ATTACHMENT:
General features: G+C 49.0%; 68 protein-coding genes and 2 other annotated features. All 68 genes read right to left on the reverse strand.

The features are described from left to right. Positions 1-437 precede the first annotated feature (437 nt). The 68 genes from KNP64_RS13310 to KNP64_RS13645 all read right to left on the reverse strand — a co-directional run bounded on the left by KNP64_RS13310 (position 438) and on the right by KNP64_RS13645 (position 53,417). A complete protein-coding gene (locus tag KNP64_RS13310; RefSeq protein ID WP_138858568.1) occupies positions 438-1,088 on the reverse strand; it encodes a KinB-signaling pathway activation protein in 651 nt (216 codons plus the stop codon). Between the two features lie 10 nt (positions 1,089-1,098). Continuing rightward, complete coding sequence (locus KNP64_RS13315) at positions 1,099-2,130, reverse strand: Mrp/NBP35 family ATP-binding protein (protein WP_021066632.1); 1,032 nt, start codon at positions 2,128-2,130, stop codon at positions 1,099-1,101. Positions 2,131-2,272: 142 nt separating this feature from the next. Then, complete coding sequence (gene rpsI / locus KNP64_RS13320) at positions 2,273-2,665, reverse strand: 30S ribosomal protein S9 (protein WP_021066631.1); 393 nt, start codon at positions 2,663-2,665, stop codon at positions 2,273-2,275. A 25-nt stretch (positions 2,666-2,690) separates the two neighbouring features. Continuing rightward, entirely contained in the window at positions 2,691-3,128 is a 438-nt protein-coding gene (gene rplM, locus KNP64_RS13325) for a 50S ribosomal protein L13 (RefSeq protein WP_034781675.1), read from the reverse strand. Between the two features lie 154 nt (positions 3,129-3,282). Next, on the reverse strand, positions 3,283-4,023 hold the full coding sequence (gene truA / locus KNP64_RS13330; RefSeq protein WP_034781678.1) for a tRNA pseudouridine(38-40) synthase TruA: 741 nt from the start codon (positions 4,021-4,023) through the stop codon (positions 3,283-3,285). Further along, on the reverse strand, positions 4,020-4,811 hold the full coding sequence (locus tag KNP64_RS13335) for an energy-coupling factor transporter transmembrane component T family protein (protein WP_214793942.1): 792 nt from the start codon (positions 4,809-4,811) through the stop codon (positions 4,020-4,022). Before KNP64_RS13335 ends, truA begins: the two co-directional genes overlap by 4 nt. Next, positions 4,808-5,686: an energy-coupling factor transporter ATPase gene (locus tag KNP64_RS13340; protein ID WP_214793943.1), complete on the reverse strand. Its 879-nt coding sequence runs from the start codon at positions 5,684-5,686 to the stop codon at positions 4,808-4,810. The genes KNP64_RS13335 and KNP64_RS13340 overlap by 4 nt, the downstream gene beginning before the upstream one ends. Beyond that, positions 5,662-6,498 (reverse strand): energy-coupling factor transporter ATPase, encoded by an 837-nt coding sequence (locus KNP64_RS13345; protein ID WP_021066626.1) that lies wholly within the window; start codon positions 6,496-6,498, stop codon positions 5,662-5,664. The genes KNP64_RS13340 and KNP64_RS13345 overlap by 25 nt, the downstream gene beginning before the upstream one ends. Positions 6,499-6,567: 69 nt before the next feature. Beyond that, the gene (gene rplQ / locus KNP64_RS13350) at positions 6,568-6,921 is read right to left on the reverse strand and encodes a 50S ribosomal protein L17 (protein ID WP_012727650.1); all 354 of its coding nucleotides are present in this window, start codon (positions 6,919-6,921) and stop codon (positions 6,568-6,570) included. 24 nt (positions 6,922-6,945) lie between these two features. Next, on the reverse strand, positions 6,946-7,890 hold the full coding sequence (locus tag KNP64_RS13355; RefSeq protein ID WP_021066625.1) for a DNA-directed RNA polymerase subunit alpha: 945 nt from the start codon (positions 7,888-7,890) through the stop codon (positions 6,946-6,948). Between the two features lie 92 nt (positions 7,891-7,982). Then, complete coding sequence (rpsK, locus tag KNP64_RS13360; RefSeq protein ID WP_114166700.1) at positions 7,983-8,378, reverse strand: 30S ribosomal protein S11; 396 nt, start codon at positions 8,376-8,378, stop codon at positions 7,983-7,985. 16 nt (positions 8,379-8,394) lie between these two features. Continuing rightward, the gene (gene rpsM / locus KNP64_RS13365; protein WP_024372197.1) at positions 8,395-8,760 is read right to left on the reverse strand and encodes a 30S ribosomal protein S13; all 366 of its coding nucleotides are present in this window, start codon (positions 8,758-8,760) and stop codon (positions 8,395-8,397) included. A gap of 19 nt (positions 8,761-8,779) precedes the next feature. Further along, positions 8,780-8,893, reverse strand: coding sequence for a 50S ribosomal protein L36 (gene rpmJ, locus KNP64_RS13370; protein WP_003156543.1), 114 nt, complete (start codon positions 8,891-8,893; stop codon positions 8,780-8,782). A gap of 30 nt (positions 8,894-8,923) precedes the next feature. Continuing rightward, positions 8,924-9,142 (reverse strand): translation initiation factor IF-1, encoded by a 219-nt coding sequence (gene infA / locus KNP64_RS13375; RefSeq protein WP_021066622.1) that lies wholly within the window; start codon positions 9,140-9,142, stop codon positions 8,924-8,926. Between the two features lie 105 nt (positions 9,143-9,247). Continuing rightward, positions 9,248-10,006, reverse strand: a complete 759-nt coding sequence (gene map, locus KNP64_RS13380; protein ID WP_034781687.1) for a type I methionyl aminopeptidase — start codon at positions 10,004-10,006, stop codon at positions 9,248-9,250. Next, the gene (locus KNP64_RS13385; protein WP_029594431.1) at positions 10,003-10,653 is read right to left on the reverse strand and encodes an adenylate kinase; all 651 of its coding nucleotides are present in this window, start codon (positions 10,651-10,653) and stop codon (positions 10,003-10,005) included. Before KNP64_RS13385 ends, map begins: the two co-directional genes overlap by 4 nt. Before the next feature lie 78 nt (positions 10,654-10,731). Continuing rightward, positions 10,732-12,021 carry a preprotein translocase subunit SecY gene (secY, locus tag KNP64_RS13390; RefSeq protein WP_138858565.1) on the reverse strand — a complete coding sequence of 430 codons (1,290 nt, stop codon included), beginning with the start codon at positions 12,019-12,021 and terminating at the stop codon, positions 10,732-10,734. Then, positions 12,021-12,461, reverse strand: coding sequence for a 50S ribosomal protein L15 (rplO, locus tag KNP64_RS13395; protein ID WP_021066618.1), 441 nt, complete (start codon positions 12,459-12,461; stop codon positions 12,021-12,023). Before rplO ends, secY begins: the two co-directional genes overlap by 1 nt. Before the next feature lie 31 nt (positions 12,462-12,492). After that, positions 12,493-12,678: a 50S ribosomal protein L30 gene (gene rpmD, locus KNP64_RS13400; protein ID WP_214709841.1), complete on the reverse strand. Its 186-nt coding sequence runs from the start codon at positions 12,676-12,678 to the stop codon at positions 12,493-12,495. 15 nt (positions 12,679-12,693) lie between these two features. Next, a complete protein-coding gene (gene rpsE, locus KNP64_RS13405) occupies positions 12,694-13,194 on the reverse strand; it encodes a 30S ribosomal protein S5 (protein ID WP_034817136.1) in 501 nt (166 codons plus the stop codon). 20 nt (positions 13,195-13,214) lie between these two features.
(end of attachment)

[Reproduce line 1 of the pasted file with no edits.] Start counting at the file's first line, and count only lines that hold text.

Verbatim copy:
General features: G+C 49.0%; 68 protein-coding genes and 2 other annotated features. All 68 genes read right to left on the reverse strand.